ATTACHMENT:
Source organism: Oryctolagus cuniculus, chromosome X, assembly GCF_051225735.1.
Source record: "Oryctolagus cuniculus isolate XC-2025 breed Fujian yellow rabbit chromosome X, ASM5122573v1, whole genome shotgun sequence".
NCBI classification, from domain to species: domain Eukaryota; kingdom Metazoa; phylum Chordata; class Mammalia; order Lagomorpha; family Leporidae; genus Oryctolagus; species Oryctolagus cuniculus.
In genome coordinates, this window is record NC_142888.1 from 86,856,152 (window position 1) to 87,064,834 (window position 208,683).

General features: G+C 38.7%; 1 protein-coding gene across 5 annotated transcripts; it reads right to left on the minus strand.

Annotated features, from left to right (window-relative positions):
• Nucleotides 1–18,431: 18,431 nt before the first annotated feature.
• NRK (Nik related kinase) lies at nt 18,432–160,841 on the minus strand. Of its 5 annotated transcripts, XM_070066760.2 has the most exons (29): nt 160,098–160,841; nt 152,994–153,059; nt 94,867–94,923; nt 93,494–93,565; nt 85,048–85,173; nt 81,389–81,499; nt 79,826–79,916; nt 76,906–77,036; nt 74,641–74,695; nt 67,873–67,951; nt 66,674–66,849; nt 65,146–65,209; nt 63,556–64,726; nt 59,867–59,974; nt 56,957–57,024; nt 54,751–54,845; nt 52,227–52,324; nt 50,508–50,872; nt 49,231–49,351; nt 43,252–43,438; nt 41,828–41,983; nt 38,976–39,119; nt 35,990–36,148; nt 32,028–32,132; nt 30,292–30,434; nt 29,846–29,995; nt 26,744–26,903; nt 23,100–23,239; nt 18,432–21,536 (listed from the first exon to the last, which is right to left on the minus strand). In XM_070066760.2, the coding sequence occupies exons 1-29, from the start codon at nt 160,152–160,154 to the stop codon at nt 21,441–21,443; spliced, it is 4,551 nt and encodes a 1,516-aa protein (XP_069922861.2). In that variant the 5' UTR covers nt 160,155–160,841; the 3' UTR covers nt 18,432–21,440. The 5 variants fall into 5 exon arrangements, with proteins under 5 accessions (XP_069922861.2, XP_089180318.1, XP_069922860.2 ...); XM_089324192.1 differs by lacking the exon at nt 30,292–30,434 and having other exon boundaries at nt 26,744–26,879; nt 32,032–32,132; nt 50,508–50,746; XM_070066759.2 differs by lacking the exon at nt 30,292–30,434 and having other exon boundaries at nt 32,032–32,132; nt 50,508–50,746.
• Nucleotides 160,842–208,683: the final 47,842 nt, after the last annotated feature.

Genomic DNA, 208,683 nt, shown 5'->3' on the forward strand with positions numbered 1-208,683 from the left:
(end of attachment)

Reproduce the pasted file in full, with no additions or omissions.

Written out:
Source organism: Oryctolagus cuniculus, chromosome X, assembly GCF_051225735.1.
Source record: "Oryctolagus cuniculus isolate XC-2025 breed Fujian yellow rabbit chromosome X, ASM5122573v1, whole genome shotgun sequence".
NCBI classification, from domain to species: domain Eukaryota; kingdom Metazoa; phylum Chordata; class Mammalia; order Lagomorpha; family Leporidae; genus Oryctolagus; species Oryctolagus cuniculus.
In genome coordinates, this window is record NC_142888.1 from 86,856,152 (window position 1) to 87,064,834 (window position 208,683).

General features: G+C 38.7%; 1 protein-coding gene across 5 annotated transcripts; it reads right to left on the minus strand.

Annotated features, from left to right (window-relative positions):
• Nucleotides 1–18,431: 18,431 nt before the first annotated feature.
• NRK (Nik related kinase) lies at nt 18,432–160,841 on the minus strand. Of its 5 annotated transcripts, XM_070066760.2 has the most exons (29): nt 160,098–160,841; nt 152,994–153,059; nt 94,867–94,923; nt 93,494–93,565; nt 85,048–85,173; nt 81,389–81,499; nt 79,826–79,916; nt 76,906–77,036; nt 74,641–74,695; nt 67,873–67,951; nt 66,674–66,849; nt 65,146–65,209; nt 63,556–64,726; nt 59,867–59,974; nt 56,957–57,024; nt 54,751–54,845; nt 52,227–52,324; nt 50,508–50,872; nt 49,231–49,351; nt 43,252–43,438; nt 41,828–41,983; nt 38,976–39,119; nt 35,990–36,148; nt 32,028–32,132; nt 30,292–30,434; nt 29,846–29,995; nt 26,744–26,903; nt 23,100–23,239; nt 18,432–21,536 (listed from the first exon to the last, which is right to left on the minus strand). In XM_070066760.2, the coding sequence occupies exons 1-29, from the start codon at nt 160,152–160,154 to the stop codon at nt 21,441–21,443; spliced, it is 4,551 nt and encodes a 1,516-aa protein (XP_069922861.2). In that variant the 5' UTR covers nt 160,155–160,841; the 3' UTR covers nt 18,432–21,440. The 5 variants fall into 5 exon arrangements, with proteins under 5 accessions (XP_069922861.2, XP_089180318.1, XP_069922860.2 ...); XM_089324192.1 differs by lacking the exon at nt 30,292–30,434 and having other exon boundaries at nt 26,744–26,879; nt 32,032–32,132; nt 50,508–50,746; XM_070066759.2 differs by lacking the exon at nt 30,292–30,434 and having other exon boundaries at nt 32,032–32,132; nt 50,508–50,746.
• Nucleotides 160,842–208,683: the final 47,842 nt, after the last annotated feature.

Genomic DNA, 208,683 nt, shown 5'->3' on the forward strand with positions numbered 1-208,683 from the left: